China Seeks Clout With BRICS Bank

The group of nations seeks an alternative to Western influence, but no major change is likely.

Russian President Vladimir Putin, Indian Prime Minister Narendra Modi, Brazilian President Dilma Rousseff, Chinese President Xi Jinping and South African President Jacob Zuma pose for the photo session during the 6th BRICS Summit in Fortaleza, Brazil, on July 15, 2014.

Chinese President Xi Jinping holds hands with South African President Jacob Zuma Tuesday while standing with the Russian, Indian and Brazilian heads of state in Fortaleza, Brazil.

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The BRICS emerging market nations meeting in Brazil Tuesday want to launch an international bank to lend to developing countries with the aim of countering Western influence, but that plan and the multinational group itself are unlikely to disrupt the status quo of world affairs.

The BRICS nations include Brazil, Russia, India, China and South Africa. China is the financial powerhouse of the group and would likely dominate the new bank, since the government-owned China Development Bank already has rivaled the Western-dominated World Bank in issuing overseas loans since its formation in 1994. The global financial crisis of 2008 that included the Great Recession in the U.S. gave China a chance to increase its role in international finance, and the Asian superpower is on track to become the world’s largest economy in the 2020s.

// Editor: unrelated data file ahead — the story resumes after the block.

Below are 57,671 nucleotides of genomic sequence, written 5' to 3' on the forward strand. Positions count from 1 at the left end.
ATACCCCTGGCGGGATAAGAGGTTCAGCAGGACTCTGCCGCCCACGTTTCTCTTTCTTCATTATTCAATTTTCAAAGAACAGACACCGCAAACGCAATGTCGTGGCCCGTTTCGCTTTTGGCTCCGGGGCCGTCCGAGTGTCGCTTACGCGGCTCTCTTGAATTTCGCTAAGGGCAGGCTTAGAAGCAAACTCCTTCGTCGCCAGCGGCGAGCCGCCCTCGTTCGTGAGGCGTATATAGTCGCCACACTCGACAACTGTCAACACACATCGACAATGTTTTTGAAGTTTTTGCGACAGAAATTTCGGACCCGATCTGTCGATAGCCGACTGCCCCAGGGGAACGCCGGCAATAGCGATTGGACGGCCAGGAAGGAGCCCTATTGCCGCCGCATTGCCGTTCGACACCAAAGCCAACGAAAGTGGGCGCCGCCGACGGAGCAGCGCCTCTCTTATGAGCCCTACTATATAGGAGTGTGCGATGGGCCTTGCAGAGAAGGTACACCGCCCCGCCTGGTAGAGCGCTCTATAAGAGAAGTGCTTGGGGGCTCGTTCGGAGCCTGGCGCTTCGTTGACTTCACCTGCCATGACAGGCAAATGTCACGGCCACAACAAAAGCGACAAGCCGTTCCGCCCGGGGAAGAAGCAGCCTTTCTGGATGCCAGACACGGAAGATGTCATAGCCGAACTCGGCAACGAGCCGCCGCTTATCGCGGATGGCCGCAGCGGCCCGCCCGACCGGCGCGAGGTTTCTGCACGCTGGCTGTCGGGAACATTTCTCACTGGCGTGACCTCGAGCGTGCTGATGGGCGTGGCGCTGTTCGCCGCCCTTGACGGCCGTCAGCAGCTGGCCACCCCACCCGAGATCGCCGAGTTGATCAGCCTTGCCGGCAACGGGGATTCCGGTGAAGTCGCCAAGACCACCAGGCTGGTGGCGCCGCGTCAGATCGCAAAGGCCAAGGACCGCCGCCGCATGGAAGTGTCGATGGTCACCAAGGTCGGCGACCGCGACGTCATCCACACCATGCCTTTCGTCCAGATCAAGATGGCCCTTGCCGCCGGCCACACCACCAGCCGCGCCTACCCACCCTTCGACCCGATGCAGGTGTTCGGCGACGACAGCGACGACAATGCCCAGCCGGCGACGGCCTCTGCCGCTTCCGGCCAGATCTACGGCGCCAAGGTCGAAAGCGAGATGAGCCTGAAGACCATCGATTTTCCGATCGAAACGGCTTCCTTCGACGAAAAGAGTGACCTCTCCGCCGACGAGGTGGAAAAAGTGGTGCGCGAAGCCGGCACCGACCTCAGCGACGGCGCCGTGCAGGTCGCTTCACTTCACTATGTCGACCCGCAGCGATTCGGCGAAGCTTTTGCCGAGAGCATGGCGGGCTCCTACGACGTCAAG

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Recently elected Chinese President Xi Jinping seeks an increased global role for his nation, including more legitimacy for its yuan currency, but the BRICS group of nations seems unable to coordinate on global efforts, says Jacob Funk Kirkegaard, a senior fellow at the Peterson Institute for International Economics.

“They don’t seem to agree on much,” says Kirkegaard, who has previously worked with the U.N. “The only thing they can agree on is not interfering with each other’s policy.”

Russia, for instance, gained implicit acceptance for its annexation of Crimea in southern Ukraine from the other members of the multinational group, despite broad criticism from other nations like Germany and the U.S. Russia's aggression in Ukraine has also been labeled as a bid to counter Western influence led by NATO and the European Union.

Indecision about whether India or China will host the new $100 billion development bank, which each of the five member states would contribute to, already have stalled the plan, Reuters reports.

“In terms of actually creating new development projects around the world, I don’t think there is going to be much difference than what is already being done by China,” Kirkegaard says.